This is the second in a new series ~ Spitfire Pilots.  This one highlights Hartland (Hart) Finley. SQUADRON LEADER HARTLAND (HART) FINLEY R.C.A.F SEPT. 14 1940 – MAY 25 1946   Hartland Ross Finley DFC was born in Montreal, Quebec.  He was the son of Major Eric B. Finley and Eugene Marjorie Finley. He graduated from McGill University, Montreal and on September 14,1940, he enlisted in the R.C.A.F.   Finley received air crew instruction at Toronto Ontario, Windsor Mills QC, Summerside PEI and graduated as a pilot from No2 Service Flying Training School in Ottawa on December 28, 1942. In February 1943, Finley arrived overseas and by September 1943 had carried out many missions with Fighter Command Squadrons No 1, No 416, and No 403 flying Spitfire aircraft.  On his very first operational sortie, August 12, 1943, his plane was hit by anti-aircraft fire puncturing one of his fuel tanks. Returning from his mission, he ran out of fuel; he bailed out, parachuting into the English Channel and was rescued by the Royal Navy rescue launch and returned to his Squadron.   By December 1944, he had flown 153 combat missions destroying a number of enemy aircraft.  Earning some leave, he was able to come home for Christmas in 1944, returning to England in 1945; he was promoted to Squadron Leader and posted to 403 Squadron and later to 443 Squadron.  He was a wonderful leader and his men had a high respect for him. During his May 1945 mission, after destroying a JU88 bomber, he was once more hit by enemy anti-aircraft fire and had to bail out, and landed in enemy occupied territory. Finley avoided capture for...

ANIMALS IN WAR ~ STORIES OF COURAGE: BANDOOLA AND VIMY

  Elephants have long helped armies.  Bandoola pulled trees out of the ground, moved heavy logs to build bridges, and carried people and supplies across rivers, mountains, and along rough roads.  During WWII, Bandoola assisted Jim Williams, the officer in charge of the British Army’s No. 1 Elephant Company in Burma.  Williams worked with up to 700 elephants, each one helping the army.  Sometimes the elephants pulled up trees that were sent to England where wood was needed.  They also tugged heavy army trucks out of deep mud in the rainy season. Elephants are very smart animals, and Bandoola was no exception.  Loyal to his trainer, he did his job even when the weather was bad, and even when they were under attack. In 1944, Williams heard that the enemy was coming to take his last 47 elephants and they had to escape very quickly.  Bandoola bravely led the others along dangerous paths through the mountains.  The journey was long and hard, but Williams and the elephants ended up safely on the other side of the mountains.   Meet Vimy, shown in this photo with its mother and a Canadian soldier. Life for Canadian soldiers during WWI was tough.  They often had to march for hours carrying a rifle, ammunition, a heavy sack, a gas mask, shovels and more.  They were strong young men but needed help to get supplies to the front lines; tonnes of ammunition and rations had to be hauled each day.  Hard working pack horses helped with this task. 50,000 horses were shipped from Canada overseas to carry supplies and pull artillery guns.  Sometimes, baby animals...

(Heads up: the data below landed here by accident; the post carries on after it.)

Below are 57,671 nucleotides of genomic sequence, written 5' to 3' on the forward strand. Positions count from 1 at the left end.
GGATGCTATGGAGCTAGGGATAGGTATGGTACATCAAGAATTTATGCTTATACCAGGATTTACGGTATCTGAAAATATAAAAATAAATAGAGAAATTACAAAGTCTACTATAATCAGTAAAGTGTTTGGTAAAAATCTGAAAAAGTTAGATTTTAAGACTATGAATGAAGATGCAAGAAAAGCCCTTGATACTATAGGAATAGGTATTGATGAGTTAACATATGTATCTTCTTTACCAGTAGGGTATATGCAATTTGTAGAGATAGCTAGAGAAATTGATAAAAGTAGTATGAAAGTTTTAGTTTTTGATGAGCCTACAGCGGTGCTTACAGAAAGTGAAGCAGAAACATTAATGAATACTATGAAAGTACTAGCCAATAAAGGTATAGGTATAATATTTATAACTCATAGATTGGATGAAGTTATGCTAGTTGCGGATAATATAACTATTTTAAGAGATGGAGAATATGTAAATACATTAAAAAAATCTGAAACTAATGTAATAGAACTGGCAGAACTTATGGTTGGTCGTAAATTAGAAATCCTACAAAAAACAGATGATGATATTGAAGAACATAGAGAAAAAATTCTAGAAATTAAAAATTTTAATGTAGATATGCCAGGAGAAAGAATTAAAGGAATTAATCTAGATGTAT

ANIMALS IN WAR ~ STORIES OF COURAGE: SERGEANT BILL, GANDER, AND BONFIRE

ANIMALS IN WAR ~ STORIES OF COURAGE: SERGEANT BILL, GANDER, AND BONFIRE

  A goat named Bill was pulling a cart in a small town in Saskatchewan, when a train carrying soldiers on their way to fight in WWI stopped.  The girl who owned Bill let the soldiers take him along as a good luck charm.  Mascots were not supposed to go to the front lines, but the soldiers had become very attached to Bill, so they hid him in a big crate and took him with them. Sergeant Bill, as the goat was called, was a big help.  He saw action beside his human friends in many battles, including one where he pushed three soldiers into a trench just seconds before a shell exploded where they’d been standing. Despite being wounded several times, Sergeant Bill survived the war.  Once the fighting was over, he was even part of a large parade in Germany; he proudly word a fancy blue coat with his sergeant stripes!  Bill eventually returned to his hometown where he was reunited with his owner.   This is Gander, a mascot that was also seen as a fellow soldier with jobs to perform. Gander was a Newfoundland dog raised by the Hayden family on the airport base in Gander, Newfoundland.  A friendly dog, Gander loved playing with the children; he pulled them on their sleds and they watched him drool - a lot!  He enjoyed living on the base; however, he spent too much time on the runways, trying to catch the planes as they came in to land! One day, because he was growing to be so large, the family decided to give the playful dog to...